If you wander down the leash aisle at your local pet store you’ll see a huge range of leashes and collars on display; it’s not easy to choose which one to use when you’re out running with your dog. You may have seen people walking with a retractable leash – a handle with an extendible cord that attaches to your dog’s collar or harness, and which can be extended and retracted with the push of a button, depending on how close he is to you.
I’ve only ever walked Guinness on a retractable leash once. It was a freebie that came with his packet of heartworm pills or flea control treatment, so I thought I’d give it a go. I didn’t like it at all for running. The handle felt clunky and awkward. The cord of the leash became wrapped around my leg and gave me a nasty friction burn.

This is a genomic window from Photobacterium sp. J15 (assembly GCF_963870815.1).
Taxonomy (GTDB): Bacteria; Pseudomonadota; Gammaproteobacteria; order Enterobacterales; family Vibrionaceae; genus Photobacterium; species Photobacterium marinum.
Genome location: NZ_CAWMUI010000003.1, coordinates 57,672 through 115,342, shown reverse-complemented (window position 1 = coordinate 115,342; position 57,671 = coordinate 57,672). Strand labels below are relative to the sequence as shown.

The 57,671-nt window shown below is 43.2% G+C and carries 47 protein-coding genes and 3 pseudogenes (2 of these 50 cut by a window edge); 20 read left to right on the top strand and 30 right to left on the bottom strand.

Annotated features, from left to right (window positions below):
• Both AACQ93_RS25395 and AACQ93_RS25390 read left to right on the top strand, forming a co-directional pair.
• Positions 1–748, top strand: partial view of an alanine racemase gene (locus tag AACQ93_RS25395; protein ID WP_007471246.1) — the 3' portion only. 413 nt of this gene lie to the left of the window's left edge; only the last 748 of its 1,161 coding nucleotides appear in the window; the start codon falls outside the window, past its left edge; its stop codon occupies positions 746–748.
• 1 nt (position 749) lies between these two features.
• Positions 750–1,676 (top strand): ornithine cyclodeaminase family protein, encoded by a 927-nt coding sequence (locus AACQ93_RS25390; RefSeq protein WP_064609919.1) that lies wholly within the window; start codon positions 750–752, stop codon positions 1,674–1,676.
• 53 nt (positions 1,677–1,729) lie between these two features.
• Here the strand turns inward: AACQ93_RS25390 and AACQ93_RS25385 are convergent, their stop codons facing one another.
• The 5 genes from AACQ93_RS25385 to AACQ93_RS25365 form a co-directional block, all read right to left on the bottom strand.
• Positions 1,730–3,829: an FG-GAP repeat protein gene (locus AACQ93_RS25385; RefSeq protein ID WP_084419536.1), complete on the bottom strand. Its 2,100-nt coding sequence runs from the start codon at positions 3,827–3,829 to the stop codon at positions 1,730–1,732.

Given that the advisory committee to the mayor of Philadelphia is hoping to have the sale of these leashes banned within the city, I decided to look into why these leashes are popular.
Do dogs really need a big back yard? Is more space beneficial to them? Having been involved a bit in dog rescue, I’ve seen a number of conditions an owner has to meet before being considered as an adoptive parent. One of these, particularly for working type dogs, is that they must have a big backyard.
In my opinion, the size of your back yard is not at all important. We have shared our lives with two active Australian Cattle Dogs in the past, living on a small suburban block, and they were very happy dogs indeed.